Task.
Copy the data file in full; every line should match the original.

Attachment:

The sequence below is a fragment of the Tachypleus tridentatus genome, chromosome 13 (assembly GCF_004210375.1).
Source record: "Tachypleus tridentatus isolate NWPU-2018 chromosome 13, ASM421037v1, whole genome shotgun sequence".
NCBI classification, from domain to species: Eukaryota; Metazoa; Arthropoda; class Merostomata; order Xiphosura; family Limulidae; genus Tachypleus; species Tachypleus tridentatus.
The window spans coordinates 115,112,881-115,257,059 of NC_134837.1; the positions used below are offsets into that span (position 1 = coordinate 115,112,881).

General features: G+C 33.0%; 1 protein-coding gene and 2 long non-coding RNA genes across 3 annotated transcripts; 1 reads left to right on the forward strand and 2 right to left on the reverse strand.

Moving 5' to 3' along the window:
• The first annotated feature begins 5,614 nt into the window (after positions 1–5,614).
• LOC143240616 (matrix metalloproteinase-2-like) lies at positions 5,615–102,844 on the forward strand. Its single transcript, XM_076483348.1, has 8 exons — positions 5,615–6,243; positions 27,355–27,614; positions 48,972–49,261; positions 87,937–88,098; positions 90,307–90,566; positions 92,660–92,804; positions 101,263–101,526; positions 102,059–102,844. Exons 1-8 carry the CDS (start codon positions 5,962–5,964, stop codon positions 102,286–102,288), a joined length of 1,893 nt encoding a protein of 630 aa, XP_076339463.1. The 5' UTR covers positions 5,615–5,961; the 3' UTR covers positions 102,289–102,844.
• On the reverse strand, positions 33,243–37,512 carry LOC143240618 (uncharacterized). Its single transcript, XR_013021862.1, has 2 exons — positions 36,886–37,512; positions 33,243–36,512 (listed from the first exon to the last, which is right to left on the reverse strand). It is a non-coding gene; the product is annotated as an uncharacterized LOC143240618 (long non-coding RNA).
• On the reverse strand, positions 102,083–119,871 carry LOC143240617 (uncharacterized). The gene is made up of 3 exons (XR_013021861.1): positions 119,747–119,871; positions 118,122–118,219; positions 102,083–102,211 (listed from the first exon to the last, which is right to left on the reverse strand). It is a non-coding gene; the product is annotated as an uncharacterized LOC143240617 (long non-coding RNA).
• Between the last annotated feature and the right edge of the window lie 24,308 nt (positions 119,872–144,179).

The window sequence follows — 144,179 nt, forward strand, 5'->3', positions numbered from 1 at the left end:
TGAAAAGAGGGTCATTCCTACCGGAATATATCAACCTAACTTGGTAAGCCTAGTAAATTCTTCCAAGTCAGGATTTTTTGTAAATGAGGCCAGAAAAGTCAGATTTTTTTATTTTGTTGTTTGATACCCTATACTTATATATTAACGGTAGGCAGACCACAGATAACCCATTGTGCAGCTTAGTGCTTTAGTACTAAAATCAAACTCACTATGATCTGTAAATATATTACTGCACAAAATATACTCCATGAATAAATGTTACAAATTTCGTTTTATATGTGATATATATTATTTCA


The sequence below is a fragment of the Tachypleus tridentatus genome, chromosome 13 (assembly GCF_004210375.1).
Source record: "Tachypleus tridentatus isolate NWPU-2018 chromosome 13, ASM421037v1, whole genome shotgun sequence".
NCBI classification, from domain to species: Eukaryota; Metazoa; Arthropoda; class Merostomata; order Xiphosura; family Limulidae; genus Tachypleus; species Tachypleus tridentatus.
The window spans coordinates 115,112,881-115,257,059 of NC_134837.1; the positions used below are offsets into that span (position 1 = coordinate 115,112,881).

General features: G+C 33.0%; 1 protein-coding gene and 2 long non-coding RNA genes across 3 annotated transcripts; 1 reads left to right on the forward strand and 2 right to left on the reverse strand.

Moving 5' to 3' along the window:
• The first annotated feature begins 5,614 nt into the window (after positions 1–5,614).
• LOC143240616 (matrix metalloproteinase-2-like) lies at positions 5,615–102,844 on the forward strand. Its single transcript, XM_076483348.1, has 8 exons — positions 5,615–6,243; positions 27,355–27,614; positions 48,972–49,261; positions 87,937–88,098; positions 90,307–90,566; positions 92,660–92,804; positions 101,263–101,526; positions 102,059–102,844. Exons 1-8 carry the CDS (start codon positions 5,962–5,964, stop codon positions 102,286–102,288), a joined length of 1,893 nt encoding a protein of 630 aa, XP_076339463.1. The 5' UTR covers positions 5,615–5,961; the 3' UTR covers positions 102,289–102,844.
• On the reverse strand, positions 33,243–37,512 carry LOC143240618 (uncharacterized). Its single transcript, XR_013021862.1, has 2 exons — positions 36,886–37,512; positions 33,243–36,512 (listed from the first exon to the last, which is right to left on the reverse strand). It is a non-coding gene; the product is annotated as an uncharacterized LOC143240618 (long non-coding RNA).
• On the reverse strand, positions 102,083–119,871 carry LOC143240617 (uncharacterized). The gene is made up of 3 exons (XR_013021861.1): positions 119,747–119,871; positions 118,122–118,219; positions 102,083–102,211 (listed from the first exon to the last, which is right to left on the reverse strand). It is a non-coding gene; the product is annotated as an uncharacterized LOC143240617 (long non-coding RNA).
• Between the last annotated feature and the right edge of the window lie 24,308 nt (positions 119,872–144,179).

The window sequence follows — 144,179 nt, forward strand, 5'->3', positions numbered from 1 at the left end:
TGAAAAGAGGGTCATTCCTACCGGAATATATCAACCTAACTTGGTAAGCCTAGTAAATTCTTCCAAGTCAGGATTTTTTGTAAATGAGGCCAGAAAAGTCAGATTTTTTTATTTTGTTGTTTGATACCCTATACTTATATATTAACGGTAGGCAGACCACAGATAACCCATTGTGCAGCTTAGTGCTTTAGTACTAAAATCAAACTCACTATGATCTGTAAATATATTACTGCACAAAATATACTCCATGAATAAATGTTACAAATTTCGTTTTATATGTGATATATATTATTTCA